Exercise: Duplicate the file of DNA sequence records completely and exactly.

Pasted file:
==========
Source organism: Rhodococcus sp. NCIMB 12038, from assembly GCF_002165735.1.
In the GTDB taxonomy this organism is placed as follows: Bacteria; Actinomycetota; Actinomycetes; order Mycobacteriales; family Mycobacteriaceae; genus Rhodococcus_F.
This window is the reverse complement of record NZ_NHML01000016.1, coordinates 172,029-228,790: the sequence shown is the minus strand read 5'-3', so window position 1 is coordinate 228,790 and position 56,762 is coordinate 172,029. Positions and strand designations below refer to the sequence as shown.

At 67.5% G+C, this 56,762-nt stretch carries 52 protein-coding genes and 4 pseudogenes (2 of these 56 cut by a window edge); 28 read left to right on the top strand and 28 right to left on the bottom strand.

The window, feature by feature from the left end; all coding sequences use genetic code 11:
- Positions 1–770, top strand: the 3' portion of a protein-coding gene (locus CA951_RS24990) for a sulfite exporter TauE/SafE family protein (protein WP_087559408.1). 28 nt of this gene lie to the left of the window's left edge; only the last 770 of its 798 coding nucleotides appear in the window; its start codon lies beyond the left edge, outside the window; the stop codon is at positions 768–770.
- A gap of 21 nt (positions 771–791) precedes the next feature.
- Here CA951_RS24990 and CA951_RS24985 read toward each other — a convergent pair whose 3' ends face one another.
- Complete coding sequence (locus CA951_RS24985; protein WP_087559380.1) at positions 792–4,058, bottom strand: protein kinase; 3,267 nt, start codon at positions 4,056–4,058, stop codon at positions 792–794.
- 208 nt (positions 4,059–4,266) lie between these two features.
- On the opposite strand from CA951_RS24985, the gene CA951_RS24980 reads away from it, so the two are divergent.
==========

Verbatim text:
Source organism: Rhodococcus sp. NCIMB 12038, from assembly GCF_002165735.1.
In the GTDB taxonomy this organism is placed as follows: Bacteria; Actinomycetota; Actinomycetes; order Mycobacteriales; family Mycobacteriaceae; genus Rhodococcus_F.
This window is the reverse complement of record NZ_NHML01000016.1, coordinates 172,029-228,790: the sequence shown is the minus strand read 5'-3', so window position 1 is coordinate 228,790 and position 56,762 is coordinate 172,029. Positions and strand designations below refer to the sequence as shown.

At 67.5% G+C, this 56,762-nt stretch carries 52 protein-coding genes and 4 pseudogenes (2 of these 56 cut by a window edge); 28 read left to right on the top strand and 28 right to left on the bottom strand.

The window, feature by feature from the left end; all coding sequences use genetic code 11:
- Positions 1–770, top strand: the 3' portion of a protein-coding gene (locus CA951_RS24990) for a sulfite exporter TauE/SafE family protein (protein WP_087559408.1). 28 nt of this gene lie to the left of the window's left edge; only the last 770 of its 798 coding nucleotides appear in the window; its start codon lies beyond the left edge, outside the window; the stop codon is at positions 768–770.
- A gap of 21 nt (positions 771–791) precedes the next feature.
- Here CA951_RS24990 and CA951_RS24985 read toward each other — a convergent pair whose 3' ends face one another.
- Complete coding sequence (locus CA951_RS24985; protein WP_087559380.1) at positions 792–4,058, bottom strand: protein kinase; 3,267 nt, start codon at positions 4,056–4,058, stop codon at positions 792–794.
- 208 nt (positions 4,059–4,266) lie between these two features.
- On the opposite strand from CA951_RS24985, the gene CA951_RS24980 reads away from it, so the two are divergent.